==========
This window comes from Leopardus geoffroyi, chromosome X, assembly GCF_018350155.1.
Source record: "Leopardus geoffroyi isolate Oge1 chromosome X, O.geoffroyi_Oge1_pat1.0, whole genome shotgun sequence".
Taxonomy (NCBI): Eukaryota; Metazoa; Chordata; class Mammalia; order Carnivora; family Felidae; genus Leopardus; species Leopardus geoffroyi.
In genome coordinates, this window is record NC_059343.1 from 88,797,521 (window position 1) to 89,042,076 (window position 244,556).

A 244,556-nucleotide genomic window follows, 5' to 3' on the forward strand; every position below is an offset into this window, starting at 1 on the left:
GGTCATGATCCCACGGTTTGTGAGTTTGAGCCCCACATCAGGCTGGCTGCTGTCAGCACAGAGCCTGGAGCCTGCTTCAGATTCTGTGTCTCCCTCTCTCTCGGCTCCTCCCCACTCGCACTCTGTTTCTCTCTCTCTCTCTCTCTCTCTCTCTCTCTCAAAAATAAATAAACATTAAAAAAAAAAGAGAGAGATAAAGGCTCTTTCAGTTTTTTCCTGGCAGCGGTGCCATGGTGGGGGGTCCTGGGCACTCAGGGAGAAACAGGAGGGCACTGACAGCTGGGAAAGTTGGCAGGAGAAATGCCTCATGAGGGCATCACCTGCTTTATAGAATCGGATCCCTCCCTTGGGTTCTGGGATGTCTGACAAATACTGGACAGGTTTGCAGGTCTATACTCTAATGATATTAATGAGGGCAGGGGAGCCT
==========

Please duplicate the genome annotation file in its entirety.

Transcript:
This window comes from Leopardus geoffroyi, chromosome X, assembly GCF_018350155.1.
Source record: "Leopardus geoffroyi isolate Oge1 chromosome X, O.geoffroyi_Oge1_pat1.0, whole genome shotgun sequence".
Taxonomy (NCBI): Eukaryota; Metazoa; Chordata; class Mammalia; order Carnivora; family Felidae; genus Leopardus; species Leopardus geoffroyi.
In genome coordinates, this window is record NC_059343.1 from 88,797,521 (window position 1) to 89,042,076 (window position 244,556).

A 244,556-nucleotide genomic window follows, 5' to 3' on the forward strand; every position below is an offset into this window, starting at 1 on the left:
GGTCATGATCCCACGGTTTGTGAGTTTGAGCCCCACATCAGGCTGGCTGCTGTCAGCACAGAGCCTGGAGCCTGCTTCAGATTCTGTGTCTCCCTCTCTCTCGGCTCCTCCCCACTCGCACTCTGTTTCTCTCTCTCTCTCTCTCTCTCTCTCTCTCTCAAAAATAAATAAACATTAAAAAAAAAAGAGAGAGATAAAGGCTCTTTCAGTTTTTTCCTGGCAGCGGTGCCATGGTGGGGGGTCCTGGGCACTCAGGGAGAAACAGGAGGGCACTGACAGCTGGGAAAGTTGGCAGGAGAAATGCCTCATGAGGGCATCACCTGCTTTATAGAATCGGATCCCTCCCTTGGGTTCTGGGATGTCTGACAAATACTGGACAGGTTTGCAGGTCTATACTCTAATGATATTAATGAGGGCAGGGGAGCCT